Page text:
PAUL'S SECOND MISSIONARY JOURNEY.Ac 15:41-18:22.
Ac 15:41-16:5. VISITATION OF THE CHURCHES FORMERLY ESTABLISHED, TIMOTHEUS HERE JOINING THE MISSIONARY PARTY.
1-5. Then came he to Derbe and Lystra; and, behold, a certain disciple was there—that is, at Lystra (not Derbe, as some conclude from Ac 20:4).named Timotheus—(See on Ac 14:20). As Paul styles him "his own son in the faith" (1Ti 1:2), he must have been gained to Christ at the apostle's first visit; and as Paul says he "had fully known his persecutions which came on him at Lystra" (2Ti 3:10, 11), he may have been in that group of disciples that surrounded the apparently lifeless body of the apostle outside the walls of Lystra, and that at a time of life when the mind receives its deepest impressions from the spectacle of innocent suffering and undaunted courage [HOWSON]. His would be one of "the souls of the disciples confirmed" at the apostle's second visit, "exhorted to continue in the faith, and" warned "that we must through much tribulation enter into the kingdom of God" (Ac 14:21, 22). the son of a certain . . . Jewess—"The unfeigned faith which dwelt first in his grandmother Lois" descended to "his mother Eunice," and thence it passed to this youth (2Ti 1:5), who "from a child knew the Holy Scriptures" (2Ti 3:15). His gifts and destination to the ministry of Christ had already been attested (1Ti 1:18; 4:14); and though some ten years after this Paul speaks of him as still young (1Ti 4:12), "he was already well reported of by the brethren that were at Lystra and Iconium" (Ac 16:2), and consequently must have been well known through all that quarter. but his father was a Greek—Such mixed marriages, though little practiced, and disliked by the stricter Jews in Palestine, must have been very frequent among the Jews of the dispersion, especially in remote districts, where but few of the scattered people were settled [HOWSON].
3. Him would Paul have to go forth with him—This is in harmony with all we read in the Acts and Epistles of Paul's affectionate and confiding disposition. He had no relative ties which were of service to him in his work; his companions were few and changing; and though Silas would supply the place of Barnabas, it was no weakness to yearn for the society of one who might become, what Mark once appeared to be, a son in the Gospel [HOWSON]. And such he indeed proved to be, the most attached and serviceable of his associates (Php 2:19-23; 1Co 4:17; 16:10, 11; 1Th 3:1-6). His double connection, with the Jews by the mother's side and the Gentiles by the father's, would strike the apostle as a peculiar qualification for his own sphere of labor. "So far as appears, Timothy is the first Gentile who after his conversion comes before us as a regular missionary; for what is said of Titus (Ga 2:3) refers to a later period" [WIES]. But before his departure, Paultook and circumcised him—a rite which every Israelite might perform. because of the Jews . . . for they knew all that his father was a Greek—This seems to imply that the father was no proselyte. Against the wishes of a Gentile father no Jewish mother was, as the Jews themselves say, permitted to circumcise her son. We thus see why all the religion of Timothy is traced to the female side of the family (2Ti 1:5). "Had Timothy not been circumcised, a storm would have gathered round the apostle in his farther progress. His fixed line of procedure was to act on the cities through the synagogues; and to preach the Gospel to the Jew first and then to the Gentile. But such a course would have been impossible had not Timothy been circumcised. He must necessarily have been repelled by that people who endeavored once to murder Paul because they imagined he had taken a Greek into the temple (Ac 21:29). The very intercourse of social life would have been almost impossible, for it was still "an abomination" for the circumcised to eat with the uncircumcised" [HOWSON]. In refusing to compel Titus afterwards to be circumcised (Ga 2:3) at the bidding of Judaizing Christians, as necessary to salvation, he only vindicated "the truth of the Gospel" (Ga 2:5); in circumcising Timothy, "to the Jews he became as a Jew that he might gain the Jews." Probably Timothy's ordination took place now (1Ti 4:14; 2Ti 1:6); and it was a service, apparently, of much solemnity—"before many witnesses" (1Ti 6:12).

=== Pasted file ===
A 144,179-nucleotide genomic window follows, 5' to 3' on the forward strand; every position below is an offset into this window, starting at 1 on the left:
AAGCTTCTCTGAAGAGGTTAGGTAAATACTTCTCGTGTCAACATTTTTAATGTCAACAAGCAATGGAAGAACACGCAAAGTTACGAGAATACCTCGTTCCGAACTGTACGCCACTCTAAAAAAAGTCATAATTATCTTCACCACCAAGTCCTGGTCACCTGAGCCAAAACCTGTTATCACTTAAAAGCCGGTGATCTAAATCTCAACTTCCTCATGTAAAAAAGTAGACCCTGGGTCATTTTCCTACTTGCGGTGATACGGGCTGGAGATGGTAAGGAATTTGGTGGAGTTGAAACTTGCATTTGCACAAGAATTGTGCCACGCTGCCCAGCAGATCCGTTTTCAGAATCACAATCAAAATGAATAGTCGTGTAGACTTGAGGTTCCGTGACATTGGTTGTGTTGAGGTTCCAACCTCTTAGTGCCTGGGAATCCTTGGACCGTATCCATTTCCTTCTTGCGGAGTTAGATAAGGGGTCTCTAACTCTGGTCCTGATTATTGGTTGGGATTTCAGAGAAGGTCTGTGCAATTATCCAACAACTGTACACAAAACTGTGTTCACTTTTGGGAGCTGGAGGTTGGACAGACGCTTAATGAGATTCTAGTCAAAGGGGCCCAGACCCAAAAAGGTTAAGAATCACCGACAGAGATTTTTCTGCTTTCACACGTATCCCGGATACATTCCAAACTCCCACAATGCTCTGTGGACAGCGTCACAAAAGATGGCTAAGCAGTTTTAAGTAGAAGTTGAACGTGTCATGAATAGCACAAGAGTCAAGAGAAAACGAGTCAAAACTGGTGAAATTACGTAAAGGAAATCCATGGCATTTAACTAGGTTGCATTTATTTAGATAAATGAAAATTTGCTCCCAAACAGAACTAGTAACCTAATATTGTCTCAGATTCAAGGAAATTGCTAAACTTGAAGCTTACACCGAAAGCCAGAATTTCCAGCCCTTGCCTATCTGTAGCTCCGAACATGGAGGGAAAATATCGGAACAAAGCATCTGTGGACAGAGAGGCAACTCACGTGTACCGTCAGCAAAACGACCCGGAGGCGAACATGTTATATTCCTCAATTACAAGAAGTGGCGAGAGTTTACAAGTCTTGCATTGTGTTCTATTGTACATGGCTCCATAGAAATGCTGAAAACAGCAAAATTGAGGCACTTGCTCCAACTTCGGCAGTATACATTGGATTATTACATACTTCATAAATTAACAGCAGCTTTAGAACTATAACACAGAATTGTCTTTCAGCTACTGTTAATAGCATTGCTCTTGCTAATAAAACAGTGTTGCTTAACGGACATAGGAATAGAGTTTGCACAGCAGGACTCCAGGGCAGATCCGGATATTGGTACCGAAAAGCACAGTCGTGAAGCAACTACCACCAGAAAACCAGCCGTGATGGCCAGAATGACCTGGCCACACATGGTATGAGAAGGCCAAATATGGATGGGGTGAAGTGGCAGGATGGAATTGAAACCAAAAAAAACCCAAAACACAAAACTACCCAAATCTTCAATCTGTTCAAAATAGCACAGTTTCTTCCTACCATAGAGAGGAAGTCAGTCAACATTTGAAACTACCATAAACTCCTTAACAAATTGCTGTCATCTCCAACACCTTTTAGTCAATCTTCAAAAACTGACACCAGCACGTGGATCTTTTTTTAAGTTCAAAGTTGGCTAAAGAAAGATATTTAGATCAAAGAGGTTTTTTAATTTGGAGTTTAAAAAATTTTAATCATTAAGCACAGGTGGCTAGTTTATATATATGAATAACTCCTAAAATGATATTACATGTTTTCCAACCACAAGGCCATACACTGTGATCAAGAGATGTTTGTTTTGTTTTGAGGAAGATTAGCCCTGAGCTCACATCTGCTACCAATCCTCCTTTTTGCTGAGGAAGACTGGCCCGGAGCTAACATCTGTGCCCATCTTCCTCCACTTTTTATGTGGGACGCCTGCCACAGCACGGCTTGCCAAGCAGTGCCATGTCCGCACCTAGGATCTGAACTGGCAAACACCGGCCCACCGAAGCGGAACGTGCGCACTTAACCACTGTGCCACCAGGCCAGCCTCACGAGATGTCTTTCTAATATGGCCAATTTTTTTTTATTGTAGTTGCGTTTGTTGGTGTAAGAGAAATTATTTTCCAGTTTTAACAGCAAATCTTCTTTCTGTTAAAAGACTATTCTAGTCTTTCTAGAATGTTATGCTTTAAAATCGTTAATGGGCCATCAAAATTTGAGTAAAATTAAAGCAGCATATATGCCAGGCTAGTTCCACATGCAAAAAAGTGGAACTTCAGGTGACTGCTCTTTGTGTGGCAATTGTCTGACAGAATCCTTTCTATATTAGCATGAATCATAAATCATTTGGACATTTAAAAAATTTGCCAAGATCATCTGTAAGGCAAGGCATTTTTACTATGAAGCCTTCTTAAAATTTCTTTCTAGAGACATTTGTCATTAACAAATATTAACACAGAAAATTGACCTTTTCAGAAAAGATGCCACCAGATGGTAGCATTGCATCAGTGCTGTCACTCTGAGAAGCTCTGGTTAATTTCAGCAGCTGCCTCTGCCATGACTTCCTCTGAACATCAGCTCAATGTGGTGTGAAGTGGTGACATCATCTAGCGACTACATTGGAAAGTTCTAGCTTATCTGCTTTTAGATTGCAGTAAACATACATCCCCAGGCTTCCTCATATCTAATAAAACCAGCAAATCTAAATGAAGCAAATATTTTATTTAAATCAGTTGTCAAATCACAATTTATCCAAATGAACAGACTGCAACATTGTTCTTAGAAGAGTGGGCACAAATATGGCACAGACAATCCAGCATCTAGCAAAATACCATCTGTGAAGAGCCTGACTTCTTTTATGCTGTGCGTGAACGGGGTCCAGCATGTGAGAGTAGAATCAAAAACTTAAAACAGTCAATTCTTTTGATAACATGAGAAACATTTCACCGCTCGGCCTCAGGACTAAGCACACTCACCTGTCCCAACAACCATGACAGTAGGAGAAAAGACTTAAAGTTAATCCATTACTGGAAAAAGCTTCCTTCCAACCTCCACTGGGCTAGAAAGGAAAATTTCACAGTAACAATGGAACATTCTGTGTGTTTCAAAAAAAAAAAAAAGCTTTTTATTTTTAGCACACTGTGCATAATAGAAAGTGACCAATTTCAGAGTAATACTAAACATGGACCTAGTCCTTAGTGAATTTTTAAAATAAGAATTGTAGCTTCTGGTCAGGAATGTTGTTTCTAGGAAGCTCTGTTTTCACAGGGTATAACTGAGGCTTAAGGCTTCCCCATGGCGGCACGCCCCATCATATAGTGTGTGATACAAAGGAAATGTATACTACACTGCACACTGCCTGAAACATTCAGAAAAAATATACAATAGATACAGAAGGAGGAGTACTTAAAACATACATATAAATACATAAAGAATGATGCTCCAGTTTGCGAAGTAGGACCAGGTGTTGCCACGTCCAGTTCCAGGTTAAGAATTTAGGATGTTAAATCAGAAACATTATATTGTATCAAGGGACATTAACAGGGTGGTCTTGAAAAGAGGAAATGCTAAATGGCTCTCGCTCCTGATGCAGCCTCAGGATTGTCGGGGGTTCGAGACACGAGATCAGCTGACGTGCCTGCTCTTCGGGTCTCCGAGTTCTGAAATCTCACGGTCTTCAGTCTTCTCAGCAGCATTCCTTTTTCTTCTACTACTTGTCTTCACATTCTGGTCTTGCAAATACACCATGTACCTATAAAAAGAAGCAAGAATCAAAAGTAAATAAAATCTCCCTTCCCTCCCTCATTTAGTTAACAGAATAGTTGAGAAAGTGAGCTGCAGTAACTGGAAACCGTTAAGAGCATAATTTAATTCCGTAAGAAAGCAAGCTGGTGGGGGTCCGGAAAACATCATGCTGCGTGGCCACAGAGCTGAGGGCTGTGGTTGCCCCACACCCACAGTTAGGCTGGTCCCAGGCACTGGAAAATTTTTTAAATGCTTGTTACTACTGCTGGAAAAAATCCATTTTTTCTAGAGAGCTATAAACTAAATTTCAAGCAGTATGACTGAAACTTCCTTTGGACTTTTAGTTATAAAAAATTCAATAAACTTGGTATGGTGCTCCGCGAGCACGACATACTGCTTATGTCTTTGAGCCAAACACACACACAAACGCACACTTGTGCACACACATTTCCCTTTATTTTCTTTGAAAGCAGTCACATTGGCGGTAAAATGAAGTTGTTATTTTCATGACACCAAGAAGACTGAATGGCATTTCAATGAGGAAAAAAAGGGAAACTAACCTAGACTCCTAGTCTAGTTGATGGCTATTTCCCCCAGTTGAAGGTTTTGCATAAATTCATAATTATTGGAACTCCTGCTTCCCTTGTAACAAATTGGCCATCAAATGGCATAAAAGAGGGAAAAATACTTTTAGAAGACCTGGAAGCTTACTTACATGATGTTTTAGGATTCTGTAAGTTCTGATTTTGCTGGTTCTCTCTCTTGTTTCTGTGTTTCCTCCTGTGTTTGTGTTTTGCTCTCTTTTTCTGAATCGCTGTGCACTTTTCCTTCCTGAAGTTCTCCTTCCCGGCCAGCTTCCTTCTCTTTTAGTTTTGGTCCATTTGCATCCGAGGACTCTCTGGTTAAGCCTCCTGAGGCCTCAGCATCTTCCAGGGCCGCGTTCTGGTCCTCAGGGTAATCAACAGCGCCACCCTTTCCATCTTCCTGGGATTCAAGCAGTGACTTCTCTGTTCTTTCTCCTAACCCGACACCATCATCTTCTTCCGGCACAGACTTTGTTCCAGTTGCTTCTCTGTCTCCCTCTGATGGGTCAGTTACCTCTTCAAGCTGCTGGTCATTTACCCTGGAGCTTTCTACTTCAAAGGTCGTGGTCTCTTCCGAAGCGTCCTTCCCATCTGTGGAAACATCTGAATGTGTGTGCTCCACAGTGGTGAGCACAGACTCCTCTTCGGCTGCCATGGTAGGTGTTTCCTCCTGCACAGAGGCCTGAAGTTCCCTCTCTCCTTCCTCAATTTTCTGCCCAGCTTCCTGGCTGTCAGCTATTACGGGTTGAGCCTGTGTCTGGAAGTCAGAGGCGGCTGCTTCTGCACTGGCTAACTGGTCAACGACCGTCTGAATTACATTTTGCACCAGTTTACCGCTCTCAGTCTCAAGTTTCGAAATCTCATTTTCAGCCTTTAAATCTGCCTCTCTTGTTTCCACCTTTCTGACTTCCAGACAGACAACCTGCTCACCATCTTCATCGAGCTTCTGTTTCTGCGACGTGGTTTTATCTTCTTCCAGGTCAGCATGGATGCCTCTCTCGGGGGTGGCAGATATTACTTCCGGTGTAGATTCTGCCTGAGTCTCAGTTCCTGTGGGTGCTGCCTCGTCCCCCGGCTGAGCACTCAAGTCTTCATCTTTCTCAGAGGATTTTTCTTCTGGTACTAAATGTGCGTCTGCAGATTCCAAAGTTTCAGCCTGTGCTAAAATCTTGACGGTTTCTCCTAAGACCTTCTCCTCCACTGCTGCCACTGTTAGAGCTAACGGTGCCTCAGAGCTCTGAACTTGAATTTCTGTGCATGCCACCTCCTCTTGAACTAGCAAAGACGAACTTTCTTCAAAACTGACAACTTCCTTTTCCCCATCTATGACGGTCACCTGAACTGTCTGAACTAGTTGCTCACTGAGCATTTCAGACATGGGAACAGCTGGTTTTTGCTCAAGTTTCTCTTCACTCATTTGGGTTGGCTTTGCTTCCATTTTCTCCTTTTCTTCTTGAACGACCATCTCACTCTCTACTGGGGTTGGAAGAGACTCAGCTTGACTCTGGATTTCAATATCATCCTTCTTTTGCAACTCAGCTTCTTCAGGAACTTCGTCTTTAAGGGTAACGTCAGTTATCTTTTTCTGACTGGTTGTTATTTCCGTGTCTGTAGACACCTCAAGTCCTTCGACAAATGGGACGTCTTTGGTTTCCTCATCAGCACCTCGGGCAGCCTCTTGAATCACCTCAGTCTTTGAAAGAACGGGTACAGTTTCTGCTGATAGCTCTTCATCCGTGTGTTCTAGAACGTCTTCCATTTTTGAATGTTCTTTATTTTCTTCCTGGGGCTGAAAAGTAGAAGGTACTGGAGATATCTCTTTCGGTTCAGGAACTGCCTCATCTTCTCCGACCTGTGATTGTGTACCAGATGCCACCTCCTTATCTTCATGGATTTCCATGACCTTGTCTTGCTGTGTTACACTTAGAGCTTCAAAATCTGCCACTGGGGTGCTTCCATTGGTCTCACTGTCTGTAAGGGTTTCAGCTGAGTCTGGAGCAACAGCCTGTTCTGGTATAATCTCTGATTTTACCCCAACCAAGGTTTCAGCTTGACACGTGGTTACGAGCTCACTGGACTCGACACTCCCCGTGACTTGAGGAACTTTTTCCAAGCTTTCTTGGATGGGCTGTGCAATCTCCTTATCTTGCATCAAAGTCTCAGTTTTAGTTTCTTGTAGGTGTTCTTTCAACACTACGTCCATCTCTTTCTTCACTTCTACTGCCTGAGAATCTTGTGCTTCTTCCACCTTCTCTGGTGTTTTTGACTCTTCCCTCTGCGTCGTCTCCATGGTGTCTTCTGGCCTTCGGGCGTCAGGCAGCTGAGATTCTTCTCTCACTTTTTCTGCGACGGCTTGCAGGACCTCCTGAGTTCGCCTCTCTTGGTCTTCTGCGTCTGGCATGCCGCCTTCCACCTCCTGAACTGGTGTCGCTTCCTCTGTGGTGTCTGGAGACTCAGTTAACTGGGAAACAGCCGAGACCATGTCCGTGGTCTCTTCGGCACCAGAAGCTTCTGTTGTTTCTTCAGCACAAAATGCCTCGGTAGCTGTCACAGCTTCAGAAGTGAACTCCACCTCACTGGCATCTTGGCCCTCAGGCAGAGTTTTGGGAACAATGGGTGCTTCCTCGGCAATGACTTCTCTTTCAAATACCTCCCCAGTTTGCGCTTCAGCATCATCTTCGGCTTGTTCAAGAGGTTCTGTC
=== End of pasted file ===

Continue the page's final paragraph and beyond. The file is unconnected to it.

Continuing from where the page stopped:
4, 5. And as they went through the cities, they delivered . . . the decrees . . . And so were the churches established in the faith, and increased in number daily—not the churches, but the number of their members, by this visit and the written evidence laid before them of the triumph of Christian liberty at Jerusalem, and the wise measures there taken to preserve the unity of the Jewish and Gentile converts.